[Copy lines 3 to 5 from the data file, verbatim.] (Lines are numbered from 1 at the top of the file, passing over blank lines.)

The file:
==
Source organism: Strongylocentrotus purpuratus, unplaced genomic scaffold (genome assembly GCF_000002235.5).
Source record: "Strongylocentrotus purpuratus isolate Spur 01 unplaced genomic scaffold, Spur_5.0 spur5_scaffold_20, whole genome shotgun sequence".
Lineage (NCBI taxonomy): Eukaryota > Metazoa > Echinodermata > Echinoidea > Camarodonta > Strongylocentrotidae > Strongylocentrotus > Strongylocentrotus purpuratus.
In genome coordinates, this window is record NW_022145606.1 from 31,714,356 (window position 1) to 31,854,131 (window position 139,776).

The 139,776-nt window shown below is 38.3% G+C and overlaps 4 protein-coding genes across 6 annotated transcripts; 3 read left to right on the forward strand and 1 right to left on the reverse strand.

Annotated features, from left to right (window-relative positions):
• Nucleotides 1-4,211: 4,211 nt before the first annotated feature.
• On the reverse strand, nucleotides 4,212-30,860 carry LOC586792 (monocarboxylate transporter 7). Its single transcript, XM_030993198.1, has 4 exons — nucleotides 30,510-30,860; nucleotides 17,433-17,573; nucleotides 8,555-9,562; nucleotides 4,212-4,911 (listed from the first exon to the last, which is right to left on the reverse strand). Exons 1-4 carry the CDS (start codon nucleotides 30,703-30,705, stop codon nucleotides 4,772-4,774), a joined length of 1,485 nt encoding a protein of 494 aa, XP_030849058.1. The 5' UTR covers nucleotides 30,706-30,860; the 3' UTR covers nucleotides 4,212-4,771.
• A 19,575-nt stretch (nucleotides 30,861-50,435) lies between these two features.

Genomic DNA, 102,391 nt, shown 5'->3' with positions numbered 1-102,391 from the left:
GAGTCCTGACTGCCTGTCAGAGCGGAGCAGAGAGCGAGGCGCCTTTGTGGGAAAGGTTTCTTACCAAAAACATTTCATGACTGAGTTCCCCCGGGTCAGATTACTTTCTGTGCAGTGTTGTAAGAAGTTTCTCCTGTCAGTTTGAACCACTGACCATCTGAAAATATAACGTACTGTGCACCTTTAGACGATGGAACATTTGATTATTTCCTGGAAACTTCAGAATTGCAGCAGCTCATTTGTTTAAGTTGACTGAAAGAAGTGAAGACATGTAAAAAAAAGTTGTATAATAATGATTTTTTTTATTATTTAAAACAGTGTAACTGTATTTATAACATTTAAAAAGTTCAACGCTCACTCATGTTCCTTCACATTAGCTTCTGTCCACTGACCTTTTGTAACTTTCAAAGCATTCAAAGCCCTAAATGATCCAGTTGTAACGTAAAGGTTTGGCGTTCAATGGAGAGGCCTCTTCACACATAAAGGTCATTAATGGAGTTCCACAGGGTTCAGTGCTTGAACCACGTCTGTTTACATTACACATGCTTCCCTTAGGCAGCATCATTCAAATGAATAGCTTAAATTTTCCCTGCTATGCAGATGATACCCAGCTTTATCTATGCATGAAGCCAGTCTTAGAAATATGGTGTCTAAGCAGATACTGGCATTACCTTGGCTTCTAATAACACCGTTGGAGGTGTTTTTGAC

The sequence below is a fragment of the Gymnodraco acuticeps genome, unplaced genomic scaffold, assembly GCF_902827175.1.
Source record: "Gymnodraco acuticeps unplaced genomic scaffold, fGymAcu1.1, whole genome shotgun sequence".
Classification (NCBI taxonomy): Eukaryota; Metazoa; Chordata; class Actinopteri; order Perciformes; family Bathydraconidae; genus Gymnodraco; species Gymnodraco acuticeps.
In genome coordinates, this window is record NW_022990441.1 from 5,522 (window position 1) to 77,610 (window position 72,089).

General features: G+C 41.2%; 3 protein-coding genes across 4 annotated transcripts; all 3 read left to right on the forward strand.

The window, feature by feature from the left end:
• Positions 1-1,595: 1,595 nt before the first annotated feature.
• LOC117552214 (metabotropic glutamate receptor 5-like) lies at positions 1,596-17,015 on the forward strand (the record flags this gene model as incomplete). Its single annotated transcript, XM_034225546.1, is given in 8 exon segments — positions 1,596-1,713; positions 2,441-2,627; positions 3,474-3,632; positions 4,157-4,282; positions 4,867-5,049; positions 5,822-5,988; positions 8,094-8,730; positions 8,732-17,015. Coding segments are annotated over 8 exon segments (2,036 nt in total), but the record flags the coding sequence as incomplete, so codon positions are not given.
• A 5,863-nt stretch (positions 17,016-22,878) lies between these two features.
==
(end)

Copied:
Lineage (NCBI taxonomy): Eukaryota > Metazoa > Echinodermata > Echinoidea > Camarodonta > Strongylocentrotidae > Strongylocentrotus > Strongylocentrotus purpuratus.
In genome coordinates, this window is record NW_022145606.1 from 31,714,356 (window position 1) to 31,854,131 (window position 139,776).

The 139,776-nt window shown below is 38.3% G+C and overlaps 4 protein-coding genes across 6 annotated transcripts; 3 read left to right on the forward strand and 1 right to left on the reverse strand.